Sew an EZ Coaster – Great Kid Sewing Project for Teacher Gift
These EZ Coasters are a great sewing project
You can’t beat these easy directions to stitch a coaster set! School will soon be out and trips to Grandma’s house planned. This project is perfect to introduce your youngster to sewing.
These coasters will make you think, yet they are really very easy to do. And, they teach some basic sewing skills. A set of 4 of these coasters makes a lovely year-end Teacher Gift, or a hostess gift to have on hand – but think ahead to help your young one create a gift to GIVE at the appropriate time. Think sport team colors, favorite colors, seasonal fabrics…..
Cut Pieces & Press
- Cut 5 – 5″ squares from 2 different fabrics. Cut 3 from one of the fabrics and 2 from the other fabric. The fabric with the 3 squares will also be the underside of the coaster – the Base Square.
- With 2 of each of the fabrics, press in half, wrong sides together as shown.
Layer & Prepare to Stitch
- Lay the remaining square RIGHT SIDE UP – this will be the Base Square.
- Lay one of the folded squares on top of that Base Square, matching raw edges along the top. The folded edge will be towards the innermost part of the Base Square. In photo at the left below this would be the light colored square.
- Lay a second folded square (in photo the brown square) along the adjacent edge, overlapping the first square and matching raw edges along the upper edge. Steps 2 and 3 are shown in the left photo below.
4. Lay a third folded square (same color as the first one – in this case, the lighter colored one), along the next edge, overlapping fabric from the second square and matching raw edges along the side. See Photo at the right, above.
5. Lay the last of the folded squares (dark in this case, same as the 2nd square layed down), with raw edges along the remaining side. Lift the first corner so that it will lay on top of the left side of this last square as shown in the photo below.
6. MESH all together so that there is only a very very tiny hole in the very center where all of the FOLDED edges intersect. If there is too big of a gap here, you’ll have problems in the end. Really! The hole shouldn’t be even as big as you see in the middle of the photo below. Pin as shown.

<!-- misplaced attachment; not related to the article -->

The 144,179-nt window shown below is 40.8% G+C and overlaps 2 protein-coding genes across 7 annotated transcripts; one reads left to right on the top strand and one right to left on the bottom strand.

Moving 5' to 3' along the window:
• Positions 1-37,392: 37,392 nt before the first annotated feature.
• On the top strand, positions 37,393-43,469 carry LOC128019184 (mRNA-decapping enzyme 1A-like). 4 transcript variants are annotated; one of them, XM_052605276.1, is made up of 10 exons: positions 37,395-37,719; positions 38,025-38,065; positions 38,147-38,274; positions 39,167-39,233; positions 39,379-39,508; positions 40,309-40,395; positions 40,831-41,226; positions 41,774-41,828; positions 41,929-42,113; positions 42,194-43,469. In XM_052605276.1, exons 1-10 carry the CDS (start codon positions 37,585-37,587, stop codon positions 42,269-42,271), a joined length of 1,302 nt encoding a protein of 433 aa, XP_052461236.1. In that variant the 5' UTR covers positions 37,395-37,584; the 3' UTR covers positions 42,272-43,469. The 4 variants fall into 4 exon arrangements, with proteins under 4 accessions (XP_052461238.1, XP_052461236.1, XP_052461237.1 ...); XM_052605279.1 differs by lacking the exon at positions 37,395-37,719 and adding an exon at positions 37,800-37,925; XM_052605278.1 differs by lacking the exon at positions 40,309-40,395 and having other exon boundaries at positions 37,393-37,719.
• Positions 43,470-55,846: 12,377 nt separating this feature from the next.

Mark & Stitch
- For a new sewer, be sure to mark a stitching line 1/4″ from all the raw edges on each of the 4 sides. Also mark a pivot point at each corner. Practice on paper first how to pivot with the machine needle down at the corner as you lift the presser foot and turn the fabric to sew the next side.
- Stitch each side, pivoting at the corner. For advanced sewers, you may know that taking 1-2 stitches at an angle at each corner will actually give a better ‘corner’, but that is too much for a new sewer to absorb. Make it FUN for your young one. The love of sewing is more important than a perfect result!
- Check that all the raw edges have been caught in along each of the sides before turning! Stitch with a larger seam allowance if needed along all 4 sides to be sure you catch ALL the edges.
4. Angle trim across each corner to eliminate bulk. Explain why this must be done by showing how it would look if you do NOT trim. It is easy to teach this by NOT trimming one corner, turning right side out through the middle ‘hole’ and comparing the corners. Then, you can easily turn it back wrong side out and trim that corner as well.
5. After turning right side out through that middle ‘hole’, it is time to make those corners as nice as possible. I find that the Ball Point Bodkin is the SAFEST, best tool for this task. Teach good habits here, do NOT show using the scissors points for this step!
6. Further ‘work’ on the corners can be accomplished with a sturdy pin. Teach making ones work as good as is possible. Always do your BEST!
7. Give a final press and SMILE! Repeat 3 times for a set of 4.
Stitch in a circle instead of a square. Use a pinking sheers to trim and notch all at once.
Press each square point to point, in triangles and proceed in a similar manner as directed above.
I’d love to hear how this works with your youngsters! I’ve had a great time with these at Londa’s Sunroom Sewing Studio with my students. I’ve integrated some teaching techniques and ‘warnings’ in my directions above that should prove helpful! Having a collection of 5″ squares cut and ready to go has been a great way to keep speedy sewers busy when they finish another project before the other students.
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